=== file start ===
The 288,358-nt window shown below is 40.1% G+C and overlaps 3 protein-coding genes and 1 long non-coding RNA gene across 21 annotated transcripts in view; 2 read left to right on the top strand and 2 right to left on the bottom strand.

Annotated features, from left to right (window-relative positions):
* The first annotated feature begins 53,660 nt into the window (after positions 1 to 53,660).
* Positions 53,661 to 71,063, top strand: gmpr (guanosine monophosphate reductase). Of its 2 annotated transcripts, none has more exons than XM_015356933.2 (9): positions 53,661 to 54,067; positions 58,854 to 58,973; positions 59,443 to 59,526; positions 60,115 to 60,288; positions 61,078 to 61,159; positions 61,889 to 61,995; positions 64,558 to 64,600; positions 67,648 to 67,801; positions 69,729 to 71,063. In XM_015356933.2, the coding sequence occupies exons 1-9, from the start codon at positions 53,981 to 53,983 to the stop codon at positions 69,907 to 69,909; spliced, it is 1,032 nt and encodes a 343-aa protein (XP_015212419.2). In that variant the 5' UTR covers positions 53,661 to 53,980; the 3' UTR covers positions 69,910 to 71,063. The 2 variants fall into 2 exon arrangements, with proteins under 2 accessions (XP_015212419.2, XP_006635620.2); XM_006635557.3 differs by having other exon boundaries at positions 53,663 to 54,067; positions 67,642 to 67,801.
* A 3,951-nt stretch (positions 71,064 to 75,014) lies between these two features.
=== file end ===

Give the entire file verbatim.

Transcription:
The 288,358-nt window shown below is 40.1% G+C and overlaps 3 protein-coding genes and 1 long non-coding RNA gene across 21 annotated transcripts in view; 2 read left to right on the top strand and 2 right to left on the bottom strand.

Annotated features, from left to right (window-relative positions):
* The first annotated feature begins 53,660 nt into the window (after positions 1 to 53,660).
* Positions 53,661 to 71,063, top strand: gmpr (guanosine monophosphate reductase). Of its 2 annotated transcripts, none has more exons than XM_015356933.2 (9): positions 53,661 to 54,067; positions 58,854 to 58,973; positions 59,443 to 59,526; positions 60,115 to 60,288; positions 61,078 to 61,159; positions 61,889 to 61,995; positions 64,558 to 64,600; positions 67,648 to 67,801; positions 69,729 to 71,063. In XM_015356933.2, the coding sequence occupies exons 1-9, from the start codon at positions 53,981 to 53,983 to the stop codon at positions 69,907 to 69,909; spliced, it is 1,032 nt and encodes a 343-aa protein (XP_015212419.2). In that variant the 5' UTR covers positions 53,661 to 53,980; the 3' UTR covers positions 69,910 to 71,063. The 2 variants fall into 2 exon arrangements, with proteins under 2 accessions (XP_015212419.2, XP_006635620.2); XM_006635557.3 differs by having other exon boundaries at positions 53,663 to 54,067; positions 67,642 to 67,801.
* A 3,951-nt stretch (positions 71,064 to 75,014) lies between these two features.